Free Music Collection: July 2010

Here it is.. the 2nd edition to the Free Music Collection, a library of all the free albums, mixtapes & eps that I’ve downloaded over the past month. Last week was the summer solstice so this collection is jam packed with sun crisped beach tunes mixed with synth drenched lo-fi.. shit to BBQ to or night cruising with the top down. Huge props to smokeDON’Tsmoke for digging these up. No music library would be complete without some tasty beats or electronic soul so make sure you grab the Dilla tribute mix and some retro-futuristic space funk.

I realized that the last collection was a bit overwhelming to navigate through so I’ve included fragmented descriptions of each links this time around. Let me know if this is helpful. I’d recommend bookmarking this so you can spread out the downloads.. there’s more than enough for a new album a day.. better for the soul than an apple. As usual if you need to be in the loop more than once a month follow me on twitter @thinkorsmile for links as they are found. Or like me on Facebook if your not into twitter.

Make sure to check out my mixtapes while your here or have a listen to the latest mix on the Soundcloud player in the upper right while your exploring. Enjoy!

Think or Smile | Free Music Collection: July 2010







Thought Orbs: A collage study

Until now I’ve not posted any of my personal work.. I’m in the process of re-organizing my portfolio of collages, photography and the like, which is taking forever. In the meantime I’ll be periodically posting studies in the Portfolio / Laboratory category. A lot of the work here will be experimental studies but I take the approach that as in science, not every experiment is successful, but all are useful.

I’ve been using old National Geographic magazines as a collage resource for years now and have recently started scanning them in for my digital collages and videos. I’ve been cataloging everything I scan for future use and decided to start cutting things up this past weekend. Thought Orbs is what evolved out of a few hours of cutting/pasting/painting. I went through a pile of full page cut outs and began isolating the figures, presenting them almost as a portrait. Next came the orbs that I cut out of the background left behind by the person. A small amount of black paint simply added form where missing.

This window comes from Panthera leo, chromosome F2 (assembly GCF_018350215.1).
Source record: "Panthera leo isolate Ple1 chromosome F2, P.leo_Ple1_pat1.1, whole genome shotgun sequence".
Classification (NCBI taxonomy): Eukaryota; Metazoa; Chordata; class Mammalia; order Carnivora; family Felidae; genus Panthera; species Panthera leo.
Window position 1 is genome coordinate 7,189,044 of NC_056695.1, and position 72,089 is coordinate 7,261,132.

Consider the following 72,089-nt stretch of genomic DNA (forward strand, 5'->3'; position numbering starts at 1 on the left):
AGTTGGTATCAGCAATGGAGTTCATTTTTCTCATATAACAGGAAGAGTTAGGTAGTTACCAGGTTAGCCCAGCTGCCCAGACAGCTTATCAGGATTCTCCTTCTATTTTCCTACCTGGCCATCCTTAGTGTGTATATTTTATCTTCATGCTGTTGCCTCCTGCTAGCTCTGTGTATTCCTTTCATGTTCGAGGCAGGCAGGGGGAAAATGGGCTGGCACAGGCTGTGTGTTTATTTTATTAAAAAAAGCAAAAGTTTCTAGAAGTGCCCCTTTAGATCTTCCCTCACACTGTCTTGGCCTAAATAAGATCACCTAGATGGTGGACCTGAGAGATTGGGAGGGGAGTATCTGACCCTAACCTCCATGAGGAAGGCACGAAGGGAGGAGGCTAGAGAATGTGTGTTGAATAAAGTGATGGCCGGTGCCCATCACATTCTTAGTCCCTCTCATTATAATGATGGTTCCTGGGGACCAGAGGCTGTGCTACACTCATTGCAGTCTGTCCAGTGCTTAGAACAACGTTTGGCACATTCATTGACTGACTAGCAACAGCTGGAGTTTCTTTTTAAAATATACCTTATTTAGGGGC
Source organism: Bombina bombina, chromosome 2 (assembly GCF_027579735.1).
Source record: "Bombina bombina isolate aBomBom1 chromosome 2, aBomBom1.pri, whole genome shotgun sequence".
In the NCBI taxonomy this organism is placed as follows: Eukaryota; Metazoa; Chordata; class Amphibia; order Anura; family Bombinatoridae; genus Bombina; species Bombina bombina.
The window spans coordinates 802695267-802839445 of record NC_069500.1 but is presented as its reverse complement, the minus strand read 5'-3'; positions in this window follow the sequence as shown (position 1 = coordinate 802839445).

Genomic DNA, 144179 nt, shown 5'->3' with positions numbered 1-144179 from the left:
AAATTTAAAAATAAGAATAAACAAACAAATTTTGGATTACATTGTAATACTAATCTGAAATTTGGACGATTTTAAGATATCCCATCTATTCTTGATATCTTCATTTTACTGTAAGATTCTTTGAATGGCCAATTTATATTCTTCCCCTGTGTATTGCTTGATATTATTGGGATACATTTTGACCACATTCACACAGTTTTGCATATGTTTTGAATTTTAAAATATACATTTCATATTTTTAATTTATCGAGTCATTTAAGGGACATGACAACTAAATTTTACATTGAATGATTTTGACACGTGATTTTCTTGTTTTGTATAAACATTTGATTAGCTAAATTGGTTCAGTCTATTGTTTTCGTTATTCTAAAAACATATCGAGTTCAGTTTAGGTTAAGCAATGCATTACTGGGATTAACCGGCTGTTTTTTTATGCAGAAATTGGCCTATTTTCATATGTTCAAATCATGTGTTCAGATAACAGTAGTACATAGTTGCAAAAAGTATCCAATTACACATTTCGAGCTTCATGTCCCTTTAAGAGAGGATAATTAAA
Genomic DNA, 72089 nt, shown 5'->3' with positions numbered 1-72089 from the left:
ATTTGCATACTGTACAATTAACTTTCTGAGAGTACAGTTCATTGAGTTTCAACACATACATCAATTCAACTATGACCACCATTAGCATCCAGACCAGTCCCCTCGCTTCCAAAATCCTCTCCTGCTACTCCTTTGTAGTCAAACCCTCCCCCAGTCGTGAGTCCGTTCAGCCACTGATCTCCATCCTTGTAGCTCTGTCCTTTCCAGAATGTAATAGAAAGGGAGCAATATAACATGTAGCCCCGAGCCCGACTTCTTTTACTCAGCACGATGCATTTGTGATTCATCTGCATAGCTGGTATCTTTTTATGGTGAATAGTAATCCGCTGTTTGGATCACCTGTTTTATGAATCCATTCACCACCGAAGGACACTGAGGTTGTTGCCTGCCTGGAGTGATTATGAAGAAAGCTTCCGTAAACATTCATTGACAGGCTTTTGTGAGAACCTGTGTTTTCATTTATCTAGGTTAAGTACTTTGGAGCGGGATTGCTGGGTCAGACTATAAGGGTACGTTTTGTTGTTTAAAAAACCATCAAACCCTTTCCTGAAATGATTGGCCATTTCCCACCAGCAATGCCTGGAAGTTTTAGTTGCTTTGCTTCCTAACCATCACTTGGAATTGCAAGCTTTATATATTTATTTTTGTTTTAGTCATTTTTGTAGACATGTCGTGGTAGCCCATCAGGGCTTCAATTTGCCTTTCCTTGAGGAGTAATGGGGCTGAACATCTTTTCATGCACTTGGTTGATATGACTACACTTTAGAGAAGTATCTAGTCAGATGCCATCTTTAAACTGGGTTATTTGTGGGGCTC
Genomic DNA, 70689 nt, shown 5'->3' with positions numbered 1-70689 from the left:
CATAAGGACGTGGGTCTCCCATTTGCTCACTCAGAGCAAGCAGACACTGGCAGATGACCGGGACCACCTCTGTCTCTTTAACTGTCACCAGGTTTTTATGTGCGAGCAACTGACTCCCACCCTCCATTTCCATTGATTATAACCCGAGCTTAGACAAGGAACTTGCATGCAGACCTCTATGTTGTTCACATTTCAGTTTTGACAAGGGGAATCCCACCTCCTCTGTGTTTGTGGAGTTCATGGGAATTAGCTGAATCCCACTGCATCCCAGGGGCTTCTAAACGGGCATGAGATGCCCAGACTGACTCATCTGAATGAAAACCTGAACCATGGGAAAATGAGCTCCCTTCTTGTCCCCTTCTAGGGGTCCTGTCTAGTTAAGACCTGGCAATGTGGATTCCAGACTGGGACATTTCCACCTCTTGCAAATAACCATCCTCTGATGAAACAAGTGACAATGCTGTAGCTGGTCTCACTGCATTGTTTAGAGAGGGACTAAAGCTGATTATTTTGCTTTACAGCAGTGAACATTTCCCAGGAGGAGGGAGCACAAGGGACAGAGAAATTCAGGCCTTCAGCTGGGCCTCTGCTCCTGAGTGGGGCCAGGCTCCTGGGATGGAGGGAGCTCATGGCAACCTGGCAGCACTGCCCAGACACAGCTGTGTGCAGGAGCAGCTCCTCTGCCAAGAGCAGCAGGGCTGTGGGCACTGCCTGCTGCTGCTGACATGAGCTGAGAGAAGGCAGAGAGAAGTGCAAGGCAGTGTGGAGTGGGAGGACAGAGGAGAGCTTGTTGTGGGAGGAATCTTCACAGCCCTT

After staring at these for a while I began to realize that the orbs represented very real thoughts the individual was experiencing. Because they’re removed from the environment, each person either has, will, or is processing the thought seen above their head.. even if it is merely a millisecond as they survey their surroundings. It’s bizarre to think that millions of these little images flash through our minds as we walk around all day. Displaying them isolated like this really lets you focus on one moment in time and possibly even analyze it a little deeper.

You can see them all on Flickr at a larger size if interested. They’re 9″x12″ on recycled paper. Feel free to contact me if you’d like to purchase any of these.


Human Nature: Debbie Carlos captures objects of knowledge

Human Nature is a study done by Debbie Carlos, a photographer with a background in psychology. The photos were taken at Chicago’s Field Museum and if you’ve ever been there you know how fascinating and equally strange it is. Its been several years since I was last there and had forgotten about it until these images brought it all back to me. They capture beautifully what I felt while staring into carefully recreated environments for 100 year old shells that were once exotic animals, a sense that we humans in the pursuit of knowledge do some strange shit. I think thats something that Debbie Carlos realized while making these images which quite possibly was influenced by her years of studying psychology. Her words insightfully sum it up best,